01 October 2017
Technology innovation has been disrupting industries for decades. So it’s unsurprising that companies look over their shoulders to see which startups are going to change or influence their markets.
Organisations looking to leverage cutting-edge software capability now have to be able to build and manage integrated solutions, compiled from multiple, disparate sources, deployed across elastic infrastructures, which can scale to thousands of servers.
We coined the term ‘Big Software’ to represent the at-scale software organisations rely on to stay ahead. Any innovating organisation must expect to ingest increasing amounts of Big Software. They have to ramp up and maintain operational expertise of this type rapidly enough to keep pace with wider business needs.
This can only be achieved by open-sourcing IT operations knowledge, which involves encapsulating operational expertise in intelligent open-source ‘models’ to be used by numerous organisations. Those models become the automation backbone for Big Software, delivering speed and economics that legacy IT approaches can only dream of.
Companies routinely pour 80 per cent of their IT budget into operating existing infrastructure, leaving just 20 per cent for innovation. This is the shortfall disruptors exploit. Businesses aiming for growth in this software-defined age must move the dial in the opposite direction substantially.
It starts with rejecting the mindset that IT operations must be managed manually. This was adequate ten years ago, but in today’s fast-paced commercial world, every IT business must consider running its data centres the way Google and Amazon run theirs. This means automation revolving around truly intelligent, model-driven operations, allowing IT staff to focus on competitive differentiation.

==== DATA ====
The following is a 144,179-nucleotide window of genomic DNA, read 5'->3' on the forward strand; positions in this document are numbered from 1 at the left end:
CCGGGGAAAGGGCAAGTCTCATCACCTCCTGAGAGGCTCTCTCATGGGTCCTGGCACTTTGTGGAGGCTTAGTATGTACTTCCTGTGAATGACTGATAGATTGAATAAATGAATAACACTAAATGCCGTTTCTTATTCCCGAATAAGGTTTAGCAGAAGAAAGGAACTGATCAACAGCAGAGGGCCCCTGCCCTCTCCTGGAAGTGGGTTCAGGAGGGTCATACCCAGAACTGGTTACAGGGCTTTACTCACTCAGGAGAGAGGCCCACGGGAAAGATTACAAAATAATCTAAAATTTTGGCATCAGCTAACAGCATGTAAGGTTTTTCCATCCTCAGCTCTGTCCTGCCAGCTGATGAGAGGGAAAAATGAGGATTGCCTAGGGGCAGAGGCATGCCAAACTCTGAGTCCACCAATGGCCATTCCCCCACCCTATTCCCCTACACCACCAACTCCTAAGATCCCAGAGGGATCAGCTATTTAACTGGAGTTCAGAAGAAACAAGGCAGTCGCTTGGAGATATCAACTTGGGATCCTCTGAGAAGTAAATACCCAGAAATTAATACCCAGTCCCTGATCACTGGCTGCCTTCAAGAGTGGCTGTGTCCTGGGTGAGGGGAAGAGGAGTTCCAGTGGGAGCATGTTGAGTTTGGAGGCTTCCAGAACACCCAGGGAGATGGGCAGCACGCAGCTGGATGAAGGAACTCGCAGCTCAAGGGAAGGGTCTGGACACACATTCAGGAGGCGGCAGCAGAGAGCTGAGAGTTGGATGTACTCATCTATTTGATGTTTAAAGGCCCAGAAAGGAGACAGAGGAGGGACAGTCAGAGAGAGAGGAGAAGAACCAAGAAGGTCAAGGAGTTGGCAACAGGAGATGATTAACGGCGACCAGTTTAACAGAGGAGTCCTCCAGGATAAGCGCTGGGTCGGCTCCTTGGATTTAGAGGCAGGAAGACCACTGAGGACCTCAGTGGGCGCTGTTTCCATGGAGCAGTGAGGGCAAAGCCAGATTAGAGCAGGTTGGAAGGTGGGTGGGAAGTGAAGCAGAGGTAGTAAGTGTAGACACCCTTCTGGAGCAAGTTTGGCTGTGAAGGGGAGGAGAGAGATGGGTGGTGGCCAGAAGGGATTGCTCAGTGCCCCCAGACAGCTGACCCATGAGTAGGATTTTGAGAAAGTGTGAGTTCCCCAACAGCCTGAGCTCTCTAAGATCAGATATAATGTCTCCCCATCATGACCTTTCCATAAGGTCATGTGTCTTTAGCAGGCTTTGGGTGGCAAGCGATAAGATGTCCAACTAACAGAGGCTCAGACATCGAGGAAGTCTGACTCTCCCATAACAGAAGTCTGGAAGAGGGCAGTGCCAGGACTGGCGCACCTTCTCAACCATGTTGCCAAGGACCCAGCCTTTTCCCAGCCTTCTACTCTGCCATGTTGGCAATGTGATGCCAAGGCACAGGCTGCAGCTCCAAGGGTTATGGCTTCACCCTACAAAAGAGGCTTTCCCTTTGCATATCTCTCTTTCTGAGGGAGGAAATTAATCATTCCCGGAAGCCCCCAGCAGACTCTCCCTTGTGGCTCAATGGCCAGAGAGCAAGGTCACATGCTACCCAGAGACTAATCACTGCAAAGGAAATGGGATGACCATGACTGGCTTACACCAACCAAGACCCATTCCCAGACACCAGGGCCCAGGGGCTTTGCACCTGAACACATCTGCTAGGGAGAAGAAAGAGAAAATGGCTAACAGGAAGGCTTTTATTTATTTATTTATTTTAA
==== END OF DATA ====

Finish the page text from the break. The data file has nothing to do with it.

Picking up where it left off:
For example, it took one pharmaceutical customer under 90 days to go from concept to being able to deploy, configure, stop and start apps across thousands of machines. This directly results in shorter time-to-market with new drugs, new chemicals or molecular entities – with the potential return measured in billions per patent. True model-driven automation readily pays for itself and then some.
In this period of extraordinary creative disruption, innovation is about letting go and making the software do the work. This enables people to work smarter, move faster, and focus on innovation. Clearly, disrupt or die is the new battlecry for both challenger and incumbent in this software-defined era.